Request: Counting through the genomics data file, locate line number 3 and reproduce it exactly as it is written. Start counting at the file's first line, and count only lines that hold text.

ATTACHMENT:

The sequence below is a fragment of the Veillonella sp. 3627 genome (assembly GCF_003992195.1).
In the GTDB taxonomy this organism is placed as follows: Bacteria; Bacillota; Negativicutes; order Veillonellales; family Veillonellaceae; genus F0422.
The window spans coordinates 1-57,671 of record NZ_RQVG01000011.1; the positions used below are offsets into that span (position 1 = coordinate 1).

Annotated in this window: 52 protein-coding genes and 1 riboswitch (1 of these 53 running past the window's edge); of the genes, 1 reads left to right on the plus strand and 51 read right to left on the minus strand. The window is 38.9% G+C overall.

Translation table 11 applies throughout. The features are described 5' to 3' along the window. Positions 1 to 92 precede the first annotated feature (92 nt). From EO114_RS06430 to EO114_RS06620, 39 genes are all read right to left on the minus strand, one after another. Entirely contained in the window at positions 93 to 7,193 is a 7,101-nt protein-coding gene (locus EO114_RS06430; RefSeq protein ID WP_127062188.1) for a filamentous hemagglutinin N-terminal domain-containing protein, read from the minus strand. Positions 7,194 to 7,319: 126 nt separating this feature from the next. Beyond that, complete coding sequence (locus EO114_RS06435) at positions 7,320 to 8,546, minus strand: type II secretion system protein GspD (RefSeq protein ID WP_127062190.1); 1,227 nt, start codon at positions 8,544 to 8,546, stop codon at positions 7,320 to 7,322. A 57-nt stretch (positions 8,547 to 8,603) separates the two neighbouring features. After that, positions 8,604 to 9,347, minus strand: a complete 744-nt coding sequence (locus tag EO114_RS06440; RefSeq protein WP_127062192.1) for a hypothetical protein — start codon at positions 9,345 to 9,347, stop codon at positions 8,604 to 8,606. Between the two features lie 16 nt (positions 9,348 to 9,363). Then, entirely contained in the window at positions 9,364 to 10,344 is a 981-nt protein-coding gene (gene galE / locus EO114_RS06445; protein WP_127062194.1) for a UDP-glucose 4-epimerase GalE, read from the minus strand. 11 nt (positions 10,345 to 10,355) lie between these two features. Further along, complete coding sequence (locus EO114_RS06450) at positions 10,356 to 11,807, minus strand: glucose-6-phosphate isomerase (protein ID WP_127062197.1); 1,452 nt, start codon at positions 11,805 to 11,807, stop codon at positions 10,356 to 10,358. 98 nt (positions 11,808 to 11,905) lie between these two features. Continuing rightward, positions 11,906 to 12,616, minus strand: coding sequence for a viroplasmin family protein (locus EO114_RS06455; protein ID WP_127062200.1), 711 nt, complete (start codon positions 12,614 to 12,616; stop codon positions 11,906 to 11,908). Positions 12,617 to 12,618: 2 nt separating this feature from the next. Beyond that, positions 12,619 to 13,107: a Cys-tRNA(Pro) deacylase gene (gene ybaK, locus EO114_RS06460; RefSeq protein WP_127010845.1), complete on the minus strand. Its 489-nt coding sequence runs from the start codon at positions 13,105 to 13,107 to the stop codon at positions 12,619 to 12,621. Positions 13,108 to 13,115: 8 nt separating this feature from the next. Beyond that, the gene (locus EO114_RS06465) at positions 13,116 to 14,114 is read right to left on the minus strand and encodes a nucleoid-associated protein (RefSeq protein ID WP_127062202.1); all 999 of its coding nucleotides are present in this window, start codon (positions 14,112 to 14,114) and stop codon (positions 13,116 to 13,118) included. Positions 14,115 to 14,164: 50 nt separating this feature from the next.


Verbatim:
The window spans coordinates 1-57,671 of record NZ_RQVG01000011.1; the positions used below are offsets into that span (position 1 = coordinate 1).